How Vision Works

Color Vision

The color-responsive chemicals in the cones are called cone pigments and are very similar to the chemicals in the rods. The retinal portion of the chemical is the same, however the scotopsin is replaced with photopsins. Therefore, the color-responsive pigments are made of retinal and photopsins. There are three kinds of color-sensitive pigments:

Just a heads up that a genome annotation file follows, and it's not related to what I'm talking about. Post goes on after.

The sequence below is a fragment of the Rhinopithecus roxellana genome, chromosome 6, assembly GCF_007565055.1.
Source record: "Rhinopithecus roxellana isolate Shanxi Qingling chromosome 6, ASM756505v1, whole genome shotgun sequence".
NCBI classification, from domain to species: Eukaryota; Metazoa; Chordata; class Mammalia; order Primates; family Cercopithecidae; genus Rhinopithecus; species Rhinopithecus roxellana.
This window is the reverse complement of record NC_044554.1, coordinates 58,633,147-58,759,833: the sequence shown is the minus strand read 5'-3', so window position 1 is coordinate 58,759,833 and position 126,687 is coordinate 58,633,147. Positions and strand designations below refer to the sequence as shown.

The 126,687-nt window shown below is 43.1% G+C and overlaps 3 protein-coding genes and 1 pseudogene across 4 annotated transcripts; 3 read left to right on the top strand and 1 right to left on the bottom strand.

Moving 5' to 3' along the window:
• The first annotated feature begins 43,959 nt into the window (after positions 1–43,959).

• Red-sensitive pigment
  • Green-sensitive pigment
  • Blue-sensitive pigment

Each cone cell has one of these pigments so that it is sensitive to that color. The human eye can sense almost any gradation of color when red, green and blue are mixed.

In the diagram above, the wavelengths of the three types of cones (red, green and blue) are shown. The peak absorbancy of blue-sensitive pigment is 445 nanometers, for green-sensitive pigment it is 535 nanometers, and for red-sensitive pigment it is 570 nanometers.